There's always a huge amount of pressure on Doctor Who when change comes. People who liked the old Doctor didn't want him to leave. People who hated the old Doctor are desperately hoping the new one will be better. Everything the series has been and is doing gets shoved under a microscope by the series' fans: what's changed, what's working, what's not working. Doctor Who fans can be incredibly loyal, but they can also be savagely critical at the same time. Expectations can be an absolute killer.

So what did I expect?

August 22, 2014

The Pull List: 20 August 2014

Since 1997 Grant Morrison has been on a slow-boiling gradual journey through the DC Universe. While he obviously wrote a bunch of stuff for DC prior to 1997 it was then that he and Howard Porter launched JLA, a high-profile and bestselling all-star version of the Justice League of America. Since then he's written for The Flash and Batman, as well as 52 and his massively hyped, somewhat divisive miniseries Final Crisis. Multiversity is pretty much his follow-up to that miniseries, since it prominently re-introduces Nix Uotan - the final surviving monitor of the DC Universe - and once again explores the 52 parallel universes that form DC's self-described "Multiverse".

Despite the extra length of this first issue, it's actually quite difficult to take a proper step back and assess what's going on. Some horrible Lovecraftian creatures - one of them's basically a giant bat-winged eyeball - are eating their way through the multiple realities of the DCU, and so Uotan pledges to assemble heroes from all 52 Earths to save the day.

Readers of Morrison's earlier DC work will be on familiar territory here, with a combination of weird ideas, characters that challenge the confines of the comic book medium, callbacks to obscure characters or points of continuity, and a blind assumption that the reader will either keep up or be patient enough to see it all made clear by the series' final issue. Reis and Prado do a great job illustrating it, so all in all this is a dense but entertaining package. Our star, for this issue at least, is actually Calvis Ellis, the Obama-inspired African-American Superman of Earth-23. He's great: I'd happily read a monthly comic with him as the star.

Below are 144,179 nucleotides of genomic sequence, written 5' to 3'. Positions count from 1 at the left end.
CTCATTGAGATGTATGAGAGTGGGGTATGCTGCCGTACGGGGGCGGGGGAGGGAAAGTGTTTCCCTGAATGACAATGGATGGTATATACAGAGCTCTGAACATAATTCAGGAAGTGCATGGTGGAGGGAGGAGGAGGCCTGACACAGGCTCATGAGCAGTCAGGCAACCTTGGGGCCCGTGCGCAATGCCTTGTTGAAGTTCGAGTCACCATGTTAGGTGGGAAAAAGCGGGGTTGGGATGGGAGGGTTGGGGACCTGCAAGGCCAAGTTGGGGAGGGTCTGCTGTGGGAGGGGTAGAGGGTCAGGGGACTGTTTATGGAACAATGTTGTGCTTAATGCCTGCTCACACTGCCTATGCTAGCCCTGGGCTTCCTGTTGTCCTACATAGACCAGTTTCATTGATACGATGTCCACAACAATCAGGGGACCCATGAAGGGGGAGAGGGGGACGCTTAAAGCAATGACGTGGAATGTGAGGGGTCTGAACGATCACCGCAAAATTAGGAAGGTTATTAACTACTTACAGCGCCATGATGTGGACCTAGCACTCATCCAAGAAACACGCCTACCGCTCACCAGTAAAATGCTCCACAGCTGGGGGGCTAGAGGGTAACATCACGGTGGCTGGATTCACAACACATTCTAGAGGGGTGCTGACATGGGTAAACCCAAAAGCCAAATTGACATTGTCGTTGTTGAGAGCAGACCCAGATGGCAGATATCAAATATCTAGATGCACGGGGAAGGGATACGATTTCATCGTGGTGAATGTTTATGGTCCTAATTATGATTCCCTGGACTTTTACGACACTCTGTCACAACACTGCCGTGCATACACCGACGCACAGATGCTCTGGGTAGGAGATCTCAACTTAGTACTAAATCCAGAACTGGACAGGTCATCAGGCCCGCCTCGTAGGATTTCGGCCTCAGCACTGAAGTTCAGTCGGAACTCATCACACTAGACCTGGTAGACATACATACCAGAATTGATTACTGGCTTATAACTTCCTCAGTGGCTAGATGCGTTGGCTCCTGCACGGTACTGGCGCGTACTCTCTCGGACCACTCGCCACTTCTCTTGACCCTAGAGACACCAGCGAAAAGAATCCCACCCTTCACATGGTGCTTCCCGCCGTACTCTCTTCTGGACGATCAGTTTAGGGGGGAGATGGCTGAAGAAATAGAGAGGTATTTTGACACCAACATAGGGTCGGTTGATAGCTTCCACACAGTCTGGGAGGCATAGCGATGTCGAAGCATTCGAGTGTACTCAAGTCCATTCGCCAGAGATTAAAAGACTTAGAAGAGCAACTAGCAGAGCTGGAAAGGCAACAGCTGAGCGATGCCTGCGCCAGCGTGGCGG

One idea that crops up here that I absolutely adore is that the superheroes of one reality bleed into the other via their pop culture, so the Superman of Earth-23 might be able to pick up and read a comic book that's actually relating events in the life of the Batman of Earth-5, or what-have-you. It's bonkers, but it's brilliant.

The bottom line is that if you appreciate Morrison's dense, "everything thrown at the wall" superhero events, then you're going to most likely enjoy Multiversity. If his work leaves you cold or annoys you, there's not a moment here that's going to change your mind. Personally I liked it. (4/5)

DC Comics. Written by Grant Morrison. Art by Ivan Reis and Joe Prado.

Under the cut: a big week, with reviews of Batman and Robin, Batman Eternal, Batwoman, Daredevil, Eye of Newt, Infinity Man and the Forever People, The Last Broadcast, Ms Marvel, Teenage Mutant Ninja Turtles, Umbral and The Wicked + the Divine.